Glenn Miller / Swing Jazz

Glenn Miller

Alton Glen "Glenn" Miller (1 March 1904[citation needed]; disappeared 15 December 1944; declared dead 16 December 1945) was an American big band conductor, arranger, composer, trombone player, and recording artist before and during World War II, when he was an officer in the US Army Air Forces.
His civilian band, Glenn Miller and His Orchestra were one of the most popular and successful bands of the 20th century and the big band era.
His military group, the Major Glenn Miller Army Air Forces Orchestra, was also popular and successful.

Glenn Miller and His Orchestra was the best-selling recording band from 1939 to 1942. Miller's civilian band did not have a string section as his military unit did, but it did have a slap bass in the rhythm section. It was also a touring band that played multiple radio broadcasts nearly every day. Their best-selling records include Miller's theme song – "Moonlight Serenade" – and the first gold record ever made, "Chattanooga Choo Choo". The following tunes are also on that best-seller list: "In the Mood", "Pennsylvania 6-5000" (printed as "Pennsylvania Six-Five Thousand" on record labels), "A String of Pearls", "Moonlight Cocktail", "At Last", "(I've Got a Gal In) Kalamazoo", "American Patrol", "Tuxedo Junction", "Elmer's Tune", "Little Brown Jug", and "Anvil Chorus". Including "Chattanooga Choo Choo", five songs played by Miller and His Orchestra were number one hits for most of 1942 and can be found on the List of Billboard number-one singles of 1942. In four years, Miller scored 16 number one records and 69 top 10 hits, more than Elvis Presley (40) and the Beatles in their careers.
His musical legacy includes multiple recordings in the Grammy Hall of Fame. His work has been performed by swing bands, jazz bands, and big bands worldwide for over 75 years.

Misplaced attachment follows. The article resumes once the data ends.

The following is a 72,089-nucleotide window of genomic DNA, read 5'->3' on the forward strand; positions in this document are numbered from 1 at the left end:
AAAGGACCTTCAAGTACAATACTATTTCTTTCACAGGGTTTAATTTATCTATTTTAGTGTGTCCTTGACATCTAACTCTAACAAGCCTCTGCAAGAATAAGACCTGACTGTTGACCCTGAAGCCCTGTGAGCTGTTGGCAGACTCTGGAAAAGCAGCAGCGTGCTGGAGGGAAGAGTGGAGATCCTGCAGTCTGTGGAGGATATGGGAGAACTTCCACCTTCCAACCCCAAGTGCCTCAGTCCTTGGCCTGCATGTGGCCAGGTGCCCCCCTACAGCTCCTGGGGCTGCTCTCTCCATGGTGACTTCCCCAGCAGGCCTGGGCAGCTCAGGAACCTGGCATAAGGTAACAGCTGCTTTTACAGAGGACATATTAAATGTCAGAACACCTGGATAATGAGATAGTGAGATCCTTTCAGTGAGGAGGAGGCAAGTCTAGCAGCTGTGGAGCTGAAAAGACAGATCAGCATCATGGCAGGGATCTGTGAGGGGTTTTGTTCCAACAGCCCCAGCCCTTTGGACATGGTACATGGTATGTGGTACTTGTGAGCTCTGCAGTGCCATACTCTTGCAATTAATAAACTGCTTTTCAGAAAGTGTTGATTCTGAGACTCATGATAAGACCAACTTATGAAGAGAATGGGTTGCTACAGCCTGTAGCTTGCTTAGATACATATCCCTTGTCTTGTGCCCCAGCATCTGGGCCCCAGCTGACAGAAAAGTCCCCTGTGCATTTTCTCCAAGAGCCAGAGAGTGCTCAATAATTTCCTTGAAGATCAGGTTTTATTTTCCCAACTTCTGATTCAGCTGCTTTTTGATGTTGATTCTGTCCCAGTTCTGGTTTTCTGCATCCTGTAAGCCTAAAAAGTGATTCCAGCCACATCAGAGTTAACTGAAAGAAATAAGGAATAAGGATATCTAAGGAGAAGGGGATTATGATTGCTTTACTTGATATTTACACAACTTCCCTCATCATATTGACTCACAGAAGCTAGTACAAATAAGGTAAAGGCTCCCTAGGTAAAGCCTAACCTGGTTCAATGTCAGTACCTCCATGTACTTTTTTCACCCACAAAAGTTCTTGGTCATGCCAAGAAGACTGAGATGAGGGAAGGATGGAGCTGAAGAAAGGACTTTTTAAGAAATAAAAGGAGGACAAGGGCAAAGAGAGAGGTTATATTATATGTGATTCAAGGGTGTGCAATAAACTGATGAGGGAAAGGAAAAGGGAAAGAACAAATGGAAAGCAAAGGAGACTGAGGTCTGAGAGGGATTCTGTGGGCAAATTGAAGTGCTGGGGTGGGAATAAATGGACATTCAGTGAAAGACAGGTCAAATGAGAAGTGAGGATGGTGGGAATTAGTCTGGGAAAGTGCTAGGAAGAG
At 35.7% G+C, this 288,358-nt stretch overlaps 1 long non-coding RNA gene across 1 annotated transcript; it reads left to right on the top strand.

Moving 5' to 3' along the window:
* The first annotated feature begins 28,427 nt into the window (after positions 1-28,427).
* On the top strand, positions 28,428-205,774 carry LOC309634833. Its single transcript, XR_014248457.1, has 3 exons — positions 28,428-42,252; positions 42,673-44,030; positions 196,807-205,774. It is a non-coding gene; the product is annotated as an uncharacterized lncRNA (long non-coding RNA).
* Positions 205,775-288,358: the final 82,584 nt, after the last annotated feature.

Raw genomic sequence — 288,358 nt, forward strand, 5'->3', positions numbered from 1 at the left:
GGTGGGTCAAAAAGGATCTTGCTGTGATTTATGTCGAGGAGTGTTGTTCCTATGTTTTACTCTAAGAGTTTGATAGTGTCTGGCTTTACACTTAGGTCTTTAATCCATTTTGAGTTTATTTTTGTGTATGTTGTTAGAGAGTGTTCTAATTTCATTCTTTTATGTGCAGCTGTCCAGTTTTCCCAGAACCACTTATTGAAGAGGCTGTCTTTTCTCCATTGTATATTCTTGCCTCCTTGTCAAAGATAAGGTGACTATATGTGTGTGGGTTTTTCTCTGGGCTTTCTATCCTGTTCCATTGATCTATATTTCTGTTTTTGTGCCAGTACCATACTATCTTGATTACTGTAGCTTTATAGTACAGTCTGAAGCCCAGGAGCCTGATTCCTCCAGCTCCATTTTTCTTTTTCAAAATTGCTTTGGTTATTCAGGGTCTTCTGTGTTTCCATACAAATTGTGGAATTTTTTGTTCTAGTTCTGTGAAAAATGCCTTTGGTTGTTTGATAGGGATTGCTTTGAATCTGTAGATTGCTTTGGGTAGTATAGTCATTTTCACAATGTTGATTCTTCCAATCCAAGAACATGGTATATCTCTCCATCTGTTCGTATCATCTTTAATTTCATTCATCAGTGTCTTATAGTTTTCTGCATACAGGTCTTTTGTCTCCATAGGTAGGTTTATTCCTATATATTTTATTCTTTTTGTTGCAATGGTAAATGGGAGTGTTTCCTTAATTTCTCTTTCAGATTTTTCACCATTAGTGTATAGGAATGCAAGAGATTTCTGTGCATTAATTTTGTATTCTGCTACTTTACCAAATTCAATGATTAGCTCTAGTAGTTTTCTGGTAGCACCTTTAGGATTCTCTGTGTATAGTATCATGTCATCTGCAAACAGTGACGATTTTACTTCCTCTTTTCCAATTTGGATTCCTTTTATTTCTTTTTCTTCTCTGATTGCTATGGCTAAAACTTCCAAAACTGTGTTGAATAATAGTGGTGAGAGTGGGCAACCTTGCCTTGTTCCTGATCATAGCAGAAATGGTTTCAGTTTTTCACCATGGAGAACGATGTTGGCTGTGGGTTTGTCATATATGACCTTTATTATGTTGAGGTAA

The son of Mattie Lou (née Cavender) Miller and Lewis Elmer Miller, Alton Glen Miller was born in Clarinda, Iowa. He added the second n to "Glenn" during high school.
Like his father (Lewis Elmer) and his siblings (Elmer Deane, John Herbert and Emma Irene), Miller went by his middle name, Glenn.
As Dennis Spragg of the Glenn Miller Archives confirms, "Miller's use of his first name, Alton, was necessary for legal and military purposes, which is logically why it shows up in formal documents such as his military documents, driver’s licenses, tax returns, etc.

He is listed as Alton G. Miller in the Army Air Forces section of the Tablets of the Missing in Cambridge American Cemetery and Memorial in Cambridge, England. His name is engraved as Major Alton Glenn Miller, US Army (Air Corps) on his Government-issued (G.I.) memorial headstone in Memorial Section H at Arlington National Cemetery in Arlington, Virginia. His last military unit has a memorial tree in section 13 on Wilson Drive. The American Holly was dedicated on December 15, 1994, the 50th anniversary of Miller's death, for the veterans of the Major Glenn Miller Army Air Forces Orchestra.

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